Citius, Altius, Fortius ...... Faster, Higher, Stronger. These three words were used by Henri Didon, a Dominican Priest, when he presided over the opening ceremony of a school sports event in 1881. In 1894 when Pierre de Coubertin succeeded in reviving the ancient Greek tradition of a great athletics event that we now know as the Olympic Games, he adopted those words as the motto for the occasion. I was reminded of this recently when I watched on TV the huge Olympic rings that adorned a bridge in Newcastle during the London Olympics being erected in Rio for the 2016 extravaganza. At the time of writing Dersingham had just hosted a most successful Open Gardens and Art Trail. The village was full of visitors from far and wide and I met and spoke with many as I visited the marvellous gardens and interesting art studios in the village.
As a historian I cannot help but wonder about life here in the past. If we look back to May some 125 years ago the village would also have been full of visitors but they were not here to see gardens or art they were here to watch and take part in the great Dersingham Athletic Sports Day. This event, held every year, was a well-known fixture on the calendar and May 1890 was no exception. The weather that Tuesday was excellent and the villagers gathered along with a huge crowd from Lynn, Hunstanton and the surrounding villages on a field loaned for the event by a Mr. E. Linsley. (I have not yet been able to identify with certainty the location of this field.) The musicians of the village band were in excellent form and the local press reported that they enlivened the proceedings by playing choice strains of music and it is not hard to imagine the scene as competitors and spectators gathered and waited for the fun to begin.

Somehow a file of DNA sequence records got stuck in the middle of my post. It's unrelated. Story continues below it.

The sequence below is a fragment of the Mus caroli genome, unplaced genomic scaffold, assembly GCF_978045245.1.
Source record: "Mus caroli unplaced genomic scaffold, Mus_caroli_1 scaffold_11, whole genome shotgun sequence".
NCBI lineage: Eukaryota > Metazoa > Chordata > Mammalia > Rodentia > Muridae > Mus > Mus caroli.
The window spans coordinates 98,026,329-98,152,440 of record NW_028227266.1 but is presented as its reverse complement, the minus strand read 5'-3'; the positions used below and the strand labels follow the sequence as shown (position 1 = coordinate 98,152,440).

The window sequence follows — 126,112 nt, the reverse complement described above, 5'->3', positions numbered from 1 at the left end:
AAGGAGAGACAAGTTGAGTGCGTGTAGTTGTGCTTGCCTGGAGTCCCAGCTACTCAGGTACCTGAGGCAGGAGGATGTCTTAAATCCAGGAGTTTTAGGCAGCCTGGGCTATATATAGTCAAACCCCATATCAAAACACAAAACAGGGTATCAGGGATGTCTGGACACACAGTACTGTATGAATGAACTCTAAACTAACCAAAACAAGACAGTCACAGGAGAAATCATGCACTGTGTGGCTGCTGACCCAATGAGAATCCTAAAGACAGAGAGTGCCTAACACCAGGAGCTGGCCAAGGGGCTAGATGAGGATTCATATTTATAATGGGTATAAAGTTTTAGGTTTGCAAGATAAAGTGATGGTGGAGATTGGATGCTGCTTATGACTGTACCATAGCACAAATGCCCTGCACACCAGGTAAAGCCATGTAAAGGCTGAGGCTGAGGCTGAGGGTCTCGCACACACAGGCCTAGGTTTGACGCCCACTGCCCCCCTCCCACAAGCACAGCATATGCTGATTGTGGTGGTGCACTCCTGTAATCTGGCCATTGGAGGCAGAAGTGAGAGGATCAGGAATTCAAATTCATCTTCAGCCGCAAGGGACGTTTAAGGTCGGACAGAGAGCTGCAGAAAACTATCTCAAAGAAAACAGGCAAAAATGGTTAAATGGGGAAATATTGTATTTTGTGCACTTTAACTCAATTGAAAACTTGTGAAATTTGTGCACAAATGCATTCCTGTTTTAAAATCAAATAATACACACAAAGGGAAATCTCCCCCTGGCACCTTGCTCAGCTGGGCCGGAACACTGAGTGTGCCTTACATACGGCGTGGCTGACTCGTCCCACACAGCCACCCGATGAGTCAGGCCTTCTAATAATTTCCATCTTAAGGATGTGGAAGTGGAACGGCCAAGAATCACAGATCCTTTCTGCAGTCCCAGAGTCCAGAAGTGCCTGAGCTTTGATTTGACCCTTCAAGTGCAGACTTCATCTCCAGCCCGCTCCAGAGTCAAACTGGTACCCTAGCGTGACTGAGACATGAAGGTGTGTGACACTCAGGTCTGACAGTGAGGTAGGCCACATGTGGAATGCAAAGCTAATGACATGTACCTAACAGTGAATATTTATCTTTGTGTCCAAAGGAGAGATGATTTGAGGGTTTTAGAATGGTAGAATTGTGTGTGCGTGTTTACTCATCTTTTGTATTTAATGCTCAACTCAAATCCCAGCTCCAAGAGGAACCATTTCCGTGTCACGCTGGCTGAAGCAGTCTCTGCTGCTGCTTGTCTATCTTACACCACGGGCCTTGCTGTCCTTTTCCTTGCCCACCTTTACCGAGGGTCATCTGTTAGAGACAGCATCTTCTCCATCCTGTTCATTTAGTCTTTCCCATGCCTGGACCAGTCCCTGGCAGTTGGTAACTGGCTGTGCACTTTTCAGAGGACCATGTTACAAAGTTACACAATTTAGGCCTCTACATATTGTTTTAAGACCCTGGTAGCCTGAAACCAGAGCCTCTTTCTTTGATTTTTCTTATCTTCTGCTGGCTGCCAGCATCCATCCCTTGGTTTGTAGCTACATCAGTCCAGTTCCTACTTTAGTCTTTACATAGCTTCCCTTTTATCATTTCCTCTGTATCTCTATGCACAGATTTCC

Mr. William Mann, a member of the well known Dersingham family, was appointed Judge and his decisions were to be considered final. Mr. Wales was the starter and Mr. Linnell a local farmer and cattle dealer was the Clerk of the Course. Other officials on hand to ensure the smooth running of the event were Mr. Bird the proprietor of the village butchers and Mr. W. F. Parker who ran the large drapers and grocers at the bottom of Sandringham Hill now an antique shop.
During the day there were the sort of events that are still found at any athletics meeting such as the flat races. At this time it was the 100yards flat race that was staged. In the race for boys under 15, Dersingham residents only, the winner H. Jarvis took home a first prize of 3 shillings whilst the second pocketed 1s. 6d. The fifteen year old girl who won her 100 yard race was awarded 2s. 6d. The prizes in the 100yards open race were 1st a silver breakfast cruet and 2nd. a biscuit box. The race for women, Dersingham ladies only, in spite of a first prize of a dress piece, and a whole 1lb of tea for second place did not attract a single entry; I wonder why not? There was also a 100yards race for boys under ten but not one for the girls. How times have changed. In the boys’ race, thinking of the ten year old boys I have taught in my time, I suspect that the third prize of a whip was more highly regarded than the inkstand and writing case presented to the winner and runner up. Other running races included a 120 yards labourers’ race first prize 5shillings and a 100 yards race for Labourers over 50 years old , first prize 5 shillings.
However, controversy was about to erupt during the one mile handicap race when Mr. Mann the judge would be called on to officiate. This was a handicap race and we know that at least one of the five competitors, Dewson ,was given a 100 yards start while a certain J. Black, clearly a strong competitor, set off from the starting line. Mr. J Black ran in excellent form and to the great excitement of the crowd soon succeeded in gaining second place behind Mr. Dewson. In the last lap with everyone cheering loudly Black caught up with Dewson but then, unfortunately tried to pass him ON THE WRONG SIDE. Dewson, however, was made of strong stuff , and would not allow Black to pass. Whereupon, to everyone’s horror, the dastardly Black deliberately attempted to throw Dewson out of his way. But Dewson would not be denied and to the cheers of the crowd survived this foul attack and crossed the line in first place. Accompanied by the boos of the crowd Black crossed the line in second place but in light of his unsportsmanlike behaviour Mr. Mann duly disqualified him and T. Davey was promoted to second place.